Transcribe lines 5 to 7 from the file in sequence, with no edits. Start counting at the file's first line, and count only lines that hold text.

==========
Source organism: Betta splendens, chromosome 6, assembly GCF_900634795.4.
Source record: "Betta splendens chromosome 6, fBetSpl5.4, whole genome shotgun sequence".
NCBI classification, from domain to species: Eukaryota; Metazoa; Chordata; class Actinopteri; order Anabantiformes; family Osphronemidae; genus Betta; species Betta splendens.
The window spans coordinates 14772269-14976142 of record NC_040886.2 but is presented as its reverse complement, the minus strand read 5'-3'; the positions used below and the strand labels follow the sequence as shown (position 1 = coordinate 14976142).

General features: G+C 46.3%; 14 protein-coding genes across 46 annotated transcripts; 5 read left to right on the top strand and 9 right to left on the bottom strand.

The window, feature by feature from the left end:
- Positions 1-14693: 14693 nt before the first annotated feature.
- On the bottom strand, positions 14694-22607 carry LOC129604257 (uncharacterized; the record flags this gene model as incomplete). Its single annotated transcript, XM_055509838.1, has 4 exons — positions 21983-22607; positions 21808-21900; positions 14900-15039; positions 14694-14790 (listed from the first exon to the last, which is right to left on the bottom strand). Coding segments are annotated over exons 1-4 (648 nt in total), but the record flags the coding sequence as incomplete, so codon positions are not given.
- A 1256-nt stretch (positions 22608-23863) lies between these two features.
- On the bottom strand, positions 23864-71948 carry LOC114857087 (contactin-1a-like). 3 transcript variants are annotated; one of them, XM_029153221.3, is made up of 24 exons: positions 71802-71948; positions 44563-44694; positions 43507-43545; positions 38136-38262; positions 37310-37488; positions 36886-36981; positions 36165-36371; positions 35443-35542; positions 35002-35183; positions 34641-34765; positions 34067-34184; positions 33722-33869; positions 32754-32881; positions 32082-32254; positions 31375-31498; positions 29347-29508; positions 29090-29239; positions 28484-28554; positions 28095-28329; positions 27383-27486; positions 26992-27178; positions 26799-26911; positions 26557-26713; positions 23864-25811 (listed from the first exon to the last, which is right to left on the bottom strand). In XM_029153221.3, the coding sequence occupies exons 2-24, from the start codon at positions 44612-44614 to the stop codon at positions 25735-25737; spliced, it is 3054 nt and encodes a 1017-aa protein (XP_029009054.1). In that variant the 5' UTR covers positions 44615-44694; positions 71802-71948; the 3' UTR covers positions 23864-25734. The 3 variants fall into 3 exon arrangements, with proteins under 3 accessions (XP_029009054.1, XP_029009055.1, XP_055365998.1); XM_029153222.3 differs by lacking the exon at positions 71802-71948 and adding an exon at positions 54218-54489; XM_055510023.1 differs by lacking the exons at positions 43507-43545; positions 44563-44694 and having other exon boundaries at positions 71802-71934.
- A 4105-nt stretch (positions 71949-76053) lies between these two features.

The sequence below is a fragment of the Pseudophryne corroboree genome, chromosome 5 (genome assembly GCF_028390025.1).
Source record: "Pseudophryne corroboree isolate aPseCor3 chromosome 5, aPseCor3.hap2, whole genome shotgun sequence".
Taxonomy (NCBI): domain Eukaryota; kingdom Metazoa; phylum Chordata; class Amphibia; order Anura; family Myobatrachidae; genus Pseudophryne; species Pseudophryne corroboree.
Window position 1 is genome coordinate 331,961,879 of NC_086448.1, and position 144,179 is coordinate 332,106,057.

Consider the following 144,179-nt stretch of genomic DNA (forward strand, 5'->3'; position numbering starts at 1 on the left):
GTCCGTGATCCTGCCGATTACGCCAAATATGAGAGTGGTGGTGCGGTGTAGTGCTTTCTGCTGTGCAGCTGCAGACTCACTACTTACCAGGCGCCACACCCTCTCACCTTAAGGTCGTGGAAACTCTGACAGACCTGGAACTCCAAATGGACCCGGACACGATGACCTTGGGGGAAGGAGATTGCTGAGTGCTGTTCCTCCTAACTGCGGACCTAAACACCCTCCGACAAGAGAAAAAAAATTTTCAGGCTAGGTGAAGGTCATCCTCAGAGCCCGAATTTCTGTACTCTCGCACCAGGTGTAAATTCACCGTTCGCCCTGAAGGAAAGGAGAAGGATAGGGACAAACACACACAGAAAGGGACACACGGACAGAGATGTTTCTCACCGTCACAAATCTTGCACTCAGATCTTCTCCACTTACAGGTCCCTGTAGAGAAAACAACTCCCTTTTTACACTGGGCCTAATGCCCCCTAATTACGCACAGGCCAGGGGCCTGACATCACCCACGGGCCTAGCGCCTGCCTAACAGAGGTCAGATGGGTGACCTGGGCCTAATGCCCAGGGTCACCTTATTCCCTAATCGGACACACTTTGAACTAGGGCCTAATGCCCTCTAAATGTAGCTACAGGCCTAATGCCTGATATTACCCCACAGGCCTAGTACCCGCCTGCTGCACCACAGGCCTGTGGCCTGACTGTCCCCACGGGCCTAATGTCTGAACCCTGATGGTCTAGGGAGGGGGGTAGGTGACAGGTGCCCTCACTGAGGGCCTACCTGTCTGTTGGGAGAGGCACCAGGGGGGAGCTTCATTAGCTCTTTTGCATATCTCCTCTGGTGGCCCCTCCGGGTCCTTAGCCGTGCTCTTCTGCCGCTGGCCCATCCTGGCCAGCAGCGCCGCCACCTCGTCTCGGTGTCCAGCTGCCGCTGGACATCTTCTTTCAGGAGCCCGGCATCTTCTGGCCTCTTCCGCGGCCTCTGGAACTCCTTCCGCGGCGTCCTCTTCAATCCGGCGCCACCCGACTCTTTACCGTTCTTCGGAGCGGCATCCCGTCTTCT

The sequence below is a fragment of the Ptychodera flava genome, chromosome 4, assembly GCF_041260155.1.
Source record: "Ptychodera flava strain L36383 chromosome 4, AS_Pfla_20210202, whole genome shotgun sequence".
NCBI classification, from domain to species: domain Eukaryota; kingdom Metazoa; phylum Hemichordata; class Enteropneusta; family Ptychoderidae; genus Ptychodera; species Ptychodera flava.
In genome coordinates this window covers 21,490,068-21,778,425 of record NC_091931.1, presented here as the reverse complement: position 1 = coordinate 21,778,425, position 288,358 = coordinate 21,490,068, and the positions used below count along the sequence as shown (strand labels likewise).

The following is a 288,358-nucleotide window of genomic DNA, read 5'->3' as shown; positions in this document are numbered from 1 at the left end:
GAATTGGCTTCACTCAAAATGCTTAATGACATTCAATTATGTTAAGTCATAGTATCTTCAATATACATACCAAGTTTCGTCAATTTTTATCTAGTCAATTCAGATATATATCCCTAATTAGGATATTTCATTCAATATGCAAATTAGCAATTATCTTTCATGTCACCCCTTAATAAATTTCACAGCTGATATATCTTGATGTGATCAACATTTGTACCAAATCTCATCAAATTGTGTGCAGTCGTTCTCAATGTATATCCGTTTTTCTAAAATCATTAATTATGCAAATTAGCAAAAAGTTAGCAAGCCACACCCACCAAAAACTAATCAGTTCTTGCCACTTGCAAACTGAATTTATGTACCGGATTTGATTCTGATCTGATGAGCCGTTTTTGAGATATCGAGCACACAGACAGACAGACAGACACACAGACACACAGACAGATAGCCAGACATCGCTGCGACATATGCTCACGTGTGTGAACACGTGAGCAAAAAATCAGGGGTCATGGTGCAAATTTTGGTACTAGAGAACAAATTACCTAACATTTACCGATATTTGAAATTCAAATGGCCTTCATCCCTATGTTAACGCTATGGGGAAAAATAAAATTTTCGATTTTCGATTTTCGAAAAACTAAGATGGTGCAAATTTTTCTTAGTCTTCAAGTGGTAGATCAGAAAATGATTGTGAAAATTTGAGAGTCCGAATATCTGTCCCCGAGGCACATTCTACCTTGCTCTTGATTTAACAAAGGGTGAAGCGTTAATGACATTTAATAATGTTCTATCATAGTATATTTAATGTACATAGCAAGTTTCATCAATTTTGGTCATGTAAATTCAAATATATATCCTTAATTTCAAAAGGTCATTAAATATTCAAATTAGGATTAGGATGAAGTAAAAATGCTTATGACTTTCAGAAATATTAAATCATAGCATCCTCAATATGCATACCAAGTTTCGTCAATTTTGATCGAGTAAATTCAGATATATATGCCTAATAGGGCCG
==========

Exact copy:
General features: G+C 46.3%; 14 protein-coding genes across 46 annotated transcripts; 5 read left to right on the top strand and 9 right to left on the bottom strand.

The window, feature by feature from the left end:
- Positions 1-14693: 14693 nt before the first annotated feature.